spinning from the rocks
In the early 1970's, the huge rocks, deep water and strong tides along the west side of Portland gave it the reputation as one of the best venues for catching specimen size bass on soft lures along the south coast. Since then many of the old goat paths down the steep grassy slopes to Mutton Cove (in the foreground) and Walls End Cove (in the far distance) have disappeared through natural erosion. But there are plenty of other places on Portland to spin from the rocks which in many instances is no different from rock fishing elsewhere.
The problem with rock fishing on your own is the constant danger of falling, but even that risk has been greatly reduced since virtually everybody has a cell phone.
The rocks starting at Chesil Cove are much easier to reach and just as productive. The old footpath from the end of the prom goes as far as Tar Rocks and from there it is possible to scramble over the small boulders to Hallelujah bay.
The trick when spinning from rocks in deep water is not to try and cast the lure as far as you can towards the horizon, but rather to search out where the bass may be lying up amongst the rocks by bringing the lure as close as you can to other rocks along the shore.
Tides at Portland Bill
Now I tend to spin mostly from the rocks ledges and promontories around Portland Bill where the action of the tidal stream creates an eddy on the opposite side of the Island. This makes the direction of the tidal stream on both sides of the Island flow almost continually in the direction of Portland Bill.
The tidal range dictates the characteristics of the eddy; how soon it will appear before high or low tide and how strong it will be. The greater the tidal range, the more dramatic the eddy will be on the opposite side of the island, whilst on the days of the smallest tidal range it will be almost non existent. For detailed charts showing the direction and strength of the tidal stream around Portland over a 12 hour period see; Admiralty Tidal Stream Atlas, Approaches to Portland. NP257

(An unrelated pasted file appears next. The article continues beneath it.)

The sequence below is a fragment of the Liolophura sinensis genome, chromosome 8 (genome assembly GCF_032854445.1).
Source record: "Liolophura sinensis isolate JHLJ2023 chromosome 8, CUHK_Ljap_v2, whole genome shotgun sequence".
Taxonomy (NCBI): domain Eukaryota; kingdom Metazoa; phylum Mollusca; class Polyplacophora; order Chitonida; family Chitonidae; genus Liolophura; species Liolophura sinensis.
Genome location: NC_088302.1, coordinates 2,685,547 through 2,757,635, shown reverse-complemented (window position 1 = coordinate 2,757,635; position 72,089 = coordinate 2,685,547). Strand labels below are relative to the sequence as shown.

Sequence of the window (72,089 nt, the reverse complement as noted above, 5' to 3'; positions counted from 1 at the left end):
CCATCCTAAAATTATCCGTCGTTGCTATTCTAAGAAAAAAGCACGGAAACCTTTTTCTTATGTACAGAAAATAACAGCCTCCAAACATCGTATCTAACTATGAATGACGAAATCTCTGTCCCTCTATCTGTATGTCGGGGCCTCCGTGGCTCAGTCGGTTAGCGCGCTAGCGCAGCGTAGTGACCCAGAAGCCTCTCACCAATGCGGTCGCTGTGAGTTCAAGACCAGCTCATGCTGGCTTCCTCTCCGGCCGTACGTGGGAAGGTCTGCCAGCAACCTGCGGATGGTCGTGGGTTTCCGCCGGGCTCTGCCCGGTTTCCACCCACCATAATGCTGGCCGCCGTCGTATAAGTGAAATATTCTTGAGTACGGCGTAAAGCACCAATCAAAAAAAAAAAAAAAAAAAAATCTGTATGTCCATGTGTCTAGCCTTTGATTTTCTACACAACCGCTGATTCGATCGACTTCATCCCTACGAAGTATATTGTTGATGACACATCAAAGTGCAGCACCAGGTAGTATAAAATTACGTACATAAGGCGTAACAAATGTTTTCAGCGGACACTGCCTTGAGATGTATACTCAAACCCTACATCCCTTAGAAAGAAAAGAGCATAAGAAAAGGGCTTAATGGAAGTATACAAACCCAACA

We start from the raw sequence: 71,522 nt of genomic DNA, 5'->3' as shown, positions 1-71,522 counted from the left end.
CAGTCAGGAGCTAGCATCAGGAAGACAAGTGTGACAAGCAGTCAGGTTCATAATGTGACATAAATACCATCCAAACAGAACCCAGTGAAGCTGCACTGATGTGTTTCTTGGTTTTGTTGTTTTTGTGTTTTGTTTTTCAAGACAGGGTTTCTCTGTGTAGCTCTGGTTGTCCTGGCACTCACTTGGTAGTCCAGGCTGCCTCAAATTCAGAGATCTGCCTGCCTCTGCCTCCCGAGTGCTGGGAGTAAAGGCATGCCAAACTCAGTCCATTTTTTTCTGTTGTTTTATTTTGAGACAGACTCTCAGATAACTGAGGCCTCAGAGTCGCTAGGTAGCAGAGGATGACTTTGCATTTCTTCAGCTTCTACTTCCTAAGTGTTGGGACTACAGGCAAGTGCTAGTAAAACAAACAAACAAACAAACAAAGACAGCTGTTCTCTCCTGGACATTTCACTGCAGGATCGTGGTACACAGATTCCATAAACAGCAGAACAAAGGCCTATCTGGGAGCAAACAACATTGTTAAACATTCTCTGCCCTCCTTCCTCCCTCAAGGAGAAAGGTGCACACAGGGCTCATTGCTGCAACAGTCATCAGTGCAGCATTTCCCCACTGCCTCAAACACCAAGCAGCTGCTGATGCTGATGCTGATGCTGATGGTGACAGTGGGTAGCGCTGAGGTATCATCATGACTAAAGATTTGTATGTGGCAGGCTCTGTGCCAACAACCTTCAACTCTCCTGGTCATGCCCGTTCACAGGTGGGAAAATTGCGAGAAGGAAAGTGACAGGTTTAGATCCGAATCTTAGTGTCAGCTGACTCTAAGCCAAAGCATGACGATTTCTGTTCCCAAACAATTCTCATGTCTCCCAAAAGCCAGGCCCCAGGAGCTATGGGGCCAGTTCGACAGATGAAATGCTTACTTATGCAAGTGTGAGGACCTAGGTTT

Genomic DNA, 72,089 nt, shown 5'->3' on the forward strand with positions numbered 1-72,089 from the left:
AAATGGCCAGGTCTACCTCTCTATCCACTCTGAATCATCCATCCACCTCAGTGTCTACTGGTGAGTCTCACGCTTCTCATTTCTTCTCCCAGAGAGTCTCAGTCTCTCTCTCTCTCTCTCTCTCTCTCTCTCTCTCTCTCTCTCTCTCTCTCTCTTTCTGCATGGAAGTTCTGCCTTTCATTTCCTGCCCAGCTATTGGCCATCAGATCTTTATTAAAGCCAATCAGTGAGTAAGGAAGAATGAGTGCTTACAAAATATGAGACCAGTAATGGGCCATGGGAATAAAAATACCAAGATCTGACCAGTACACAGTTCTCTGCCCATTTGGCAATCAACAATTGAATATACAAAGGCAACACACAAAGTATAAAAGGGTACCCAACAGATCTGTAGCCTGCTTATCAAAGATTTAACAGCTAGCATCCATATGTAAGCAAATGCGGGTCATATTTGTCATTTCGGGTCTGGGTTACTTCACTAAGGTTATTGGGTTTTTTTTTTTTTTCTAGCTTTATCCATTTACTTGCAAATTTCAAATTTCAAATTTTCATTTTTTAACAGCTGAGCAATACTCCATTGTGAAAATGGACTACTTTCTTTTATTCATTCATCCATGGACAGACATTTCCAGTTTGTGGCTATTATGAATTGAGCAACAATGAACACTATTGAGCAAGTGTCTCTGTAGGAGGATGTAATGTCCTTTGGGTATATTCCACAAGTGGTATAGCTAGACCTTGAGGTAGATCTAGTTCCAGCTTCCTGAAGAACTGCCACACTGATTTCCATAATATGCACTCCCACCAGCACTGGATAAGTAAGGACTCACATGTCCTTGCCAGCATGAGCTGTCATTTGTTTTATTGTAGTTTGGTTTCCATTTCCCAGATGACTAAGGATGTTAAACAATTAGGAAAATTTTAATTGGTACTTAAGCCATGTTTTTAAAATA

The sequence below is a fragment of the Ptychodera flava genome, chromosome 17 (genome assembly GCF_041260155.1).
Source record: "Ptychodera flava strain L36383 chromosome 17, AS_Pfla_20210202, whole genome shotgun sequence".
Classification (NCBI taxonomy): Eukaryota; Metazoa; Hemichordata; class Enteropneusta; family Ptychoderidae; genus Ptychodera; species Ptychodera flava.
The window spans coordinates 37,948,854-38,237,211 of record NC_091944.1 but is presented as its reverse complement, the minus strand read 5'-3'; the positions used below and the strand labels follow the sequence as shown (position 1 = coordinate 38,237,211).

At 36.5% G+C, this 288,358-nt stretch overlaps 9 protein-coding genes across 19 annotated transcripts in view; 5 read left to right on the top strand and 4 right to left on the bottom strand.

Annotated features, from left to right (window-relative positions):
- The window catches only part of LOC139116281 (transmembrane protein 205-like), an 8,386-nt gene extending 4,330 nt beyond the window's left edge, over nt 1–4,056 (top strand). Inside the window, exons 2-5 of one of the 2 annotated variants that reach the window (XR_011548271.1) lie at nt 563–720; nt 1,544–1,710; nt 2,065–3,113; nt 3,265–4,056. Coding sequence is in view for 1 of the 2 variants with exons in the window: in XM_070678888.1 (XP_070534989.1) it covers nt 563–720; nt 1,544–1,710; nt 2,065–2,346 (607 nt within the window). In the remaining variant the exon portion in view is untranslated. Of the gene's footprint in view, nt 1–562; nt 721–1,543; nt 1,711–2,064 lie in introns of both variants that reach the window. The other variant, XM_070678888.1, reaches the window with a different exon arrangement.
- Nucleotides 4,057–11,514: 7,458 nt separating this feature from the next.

In truth Portland Bill it is one of the simplest places to spin, but as with any other venue, it is best visited at low spring tide to make a few notes about where the big weed covered rocks are. In some places the water is remarkably deep, looking no different at low tide than it does at high tide.
LRF -light rock fishing
Portland Bill is perfect for LRF from the middle of summer to early winter. My preference is to spin a flooding tide in the morning with plenty of white water breaking over the ledges. Once again, my first choice of rod is dependant upon the wind, choosing between my very light Tronix Rockfish Revolution or heavier Savage Dropshot and Mitchell reel loaded with 10lb braid line. Spinning with these light rods makes a landing net essential as the bass and pollock at the Bill always seem be particularly lively.
The promontories each side of Boat Haul beach with Mugley's ledge and Red Crane in the distance. As the prevailing wind is from the south west, the wind assisted casts along this shore make it particularly easy to fish with very light tackle.
The large rocky shore on the East side of Portland begins immediately north of the Sandholes crane shown in the top right of my map of Portland Bill. As with any of the rocky shores around Portland, the rocks are big and difficult to climb over.
Having fished the ledges between Broadsands and Elberry Cove at Paignton in South Devon, I found them to be much the same as Portland Bill with plenty of deep water gullies.
On this particular early evening session, after enjoying some good sport with the mackerel an a few wrasse I was really surprised to pull this mullet out of a shoal splashing on the surface. The lure is a size one Black Minnow with an off shore head, the rod is my Savage Gear Dropshot.